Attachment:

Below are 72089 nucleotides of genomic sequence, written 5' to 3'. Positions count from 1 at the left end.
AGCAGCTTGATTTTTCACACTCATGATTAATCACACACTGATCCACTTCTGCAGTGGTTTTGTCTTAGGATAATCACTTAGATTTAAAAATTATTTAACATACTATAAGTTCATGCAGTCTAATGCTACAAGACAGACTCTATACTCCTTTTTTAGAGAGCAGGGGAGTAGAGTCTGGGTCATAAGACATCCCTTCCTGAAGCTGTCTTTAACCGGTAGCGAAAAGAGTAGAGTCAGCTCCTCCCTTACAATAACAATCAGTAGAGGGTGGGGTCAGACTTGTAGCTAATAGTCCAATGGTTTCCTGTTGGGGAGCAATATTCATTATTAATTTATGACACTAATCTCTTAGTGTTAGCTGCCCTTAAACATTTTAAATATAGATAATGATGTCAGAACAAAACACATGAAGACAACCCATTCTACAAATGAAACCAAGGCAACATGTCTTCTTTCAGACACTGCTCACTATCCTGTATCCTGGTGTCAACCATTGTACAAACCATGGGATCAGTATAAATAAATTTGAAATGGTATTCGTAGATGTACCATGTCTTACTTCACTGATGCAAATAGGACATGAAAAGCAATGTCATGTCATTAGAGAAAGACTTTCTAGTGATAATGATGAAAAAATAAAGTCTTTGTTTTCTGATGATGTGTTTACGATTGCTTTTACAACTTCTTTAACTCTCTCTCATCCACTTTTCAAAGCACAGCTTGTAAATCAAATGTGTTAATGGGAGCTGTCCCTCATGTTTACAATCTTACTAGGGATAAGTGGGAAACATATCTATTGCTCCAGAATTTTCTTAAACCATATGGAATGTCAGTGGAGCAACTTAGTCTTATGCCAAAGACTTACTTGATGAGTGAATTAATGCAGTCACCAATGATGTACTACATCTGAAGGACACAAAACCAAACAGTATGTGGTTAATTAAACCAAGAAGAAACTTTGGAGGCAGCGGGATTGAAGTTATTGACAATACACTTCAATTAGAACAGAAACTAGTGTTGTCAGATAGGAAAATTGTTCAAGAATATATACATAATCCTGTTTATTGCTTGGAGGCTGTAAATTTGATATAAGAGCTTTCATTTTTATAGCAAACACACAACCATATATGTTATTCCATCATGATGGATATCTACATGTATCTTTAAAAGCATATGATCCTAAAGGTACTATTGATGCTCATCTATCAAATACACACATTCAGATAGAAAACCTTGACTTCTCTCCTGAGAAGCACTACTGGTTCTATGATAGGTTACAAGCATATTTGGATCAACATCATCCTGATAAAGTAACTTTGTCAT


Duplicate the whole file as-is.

Below are 72089 nucleotides of genomic sequence, written 5' to 3'. Positions count from 1 at the left end.
AGCAGCTTGATTTTTCACACTCATGATTAATCACACACTGATCCACTTCTGCAGTGGTTTTGTCTTAGGATAATCACTTAGATTTAAAAATTATTTAACATACTATAAGTTCATGCAGTCTAATGCTACAAGACAGACTCTATACTCCTTTTTTAGAGAGCAGGGGAGTAGAGTCTGGGTCATAAGACATCCCTTCCTGAAGCTGTCTTTAACCGGTAGCGAAAAGAGTAGAGTCAGCTCCTCCCTTACAATAACAATCAGTAGAGGGTGGGGTCAGACTTGTAGCTAATAGTCCAATGGTTTCCTGTTGGGGAGCAATATTCATTATTAATTTATGACACTAATCTCTTAGTGTTAGCTGCCCTTAAACATTTTAAATATAGATAATGATGTCAGAACAAAACACATGAAGACAACCCATTCTACAAATGAAACCAAGGCAACATGTCTTCTTTCAGACACTGCTCACTATCCTGTATCCTGGTGTCAACCATTGTACAAACCATGGGATCAGTATAAATAAATTTGAAATGGTATTCGTAGATGTACCATGTCTTACTTCACTGATGCAAATAGGACATGAAAAGCAATGTCATGTCATTAGAGAAAGACTTTCTAGTGATAATGATGAAAAAATAAAGTCTTTGTTTTCTGATGATGTGTTTACGATTGCTTTTACAACTTCTTTAACTCTCTCTCATCCACTTTTCAAAGCACAGCTTGTAAATCAAATGTGTTAATGGGAGCTGTCCCTCATGTTTACAATCTTACTAGGGATAAGTGGGAAACATATCTATTGCTCCAGAATTTTCTTAAACCATATGGAATGTCAGTGGAGCAACTTAGTCTTATGCCAAAGACTTACTTGATGAGTGAATTAATGCAGTCACCAATGATGTACTACATCTGAAGGACACAAAACCAAACAGTATGTGGTTAATTAAACCAAGAAGAAACTTTGGAGGCAGCGGGATTGAAGTTATTGACAATACACTTCAATTAGAACAGAAACTAGTGTTGTCAGATAGGAAAATTGTTCAAGAATATATACATAATCCTGTTTATTGCTTGGAGGCTGTAAATTTGATATAAGAGCTTTCATTTTTATAGCAAACACACAACCATATATGTTATTCCATCATGATGGATATCTACATGTATCTTTAAAAGCATATGATCCTAAAGGTACTATTGATGCTCATCTATCAAATACACACATTCAGATAGAAAACCTTGACTTCTCTCCTGAGAAGCACTACTGGTTCTATGATAGGTTACAAGCATATTTGGATCAACATCATCCTGATAAAGTAACTTTGTCAT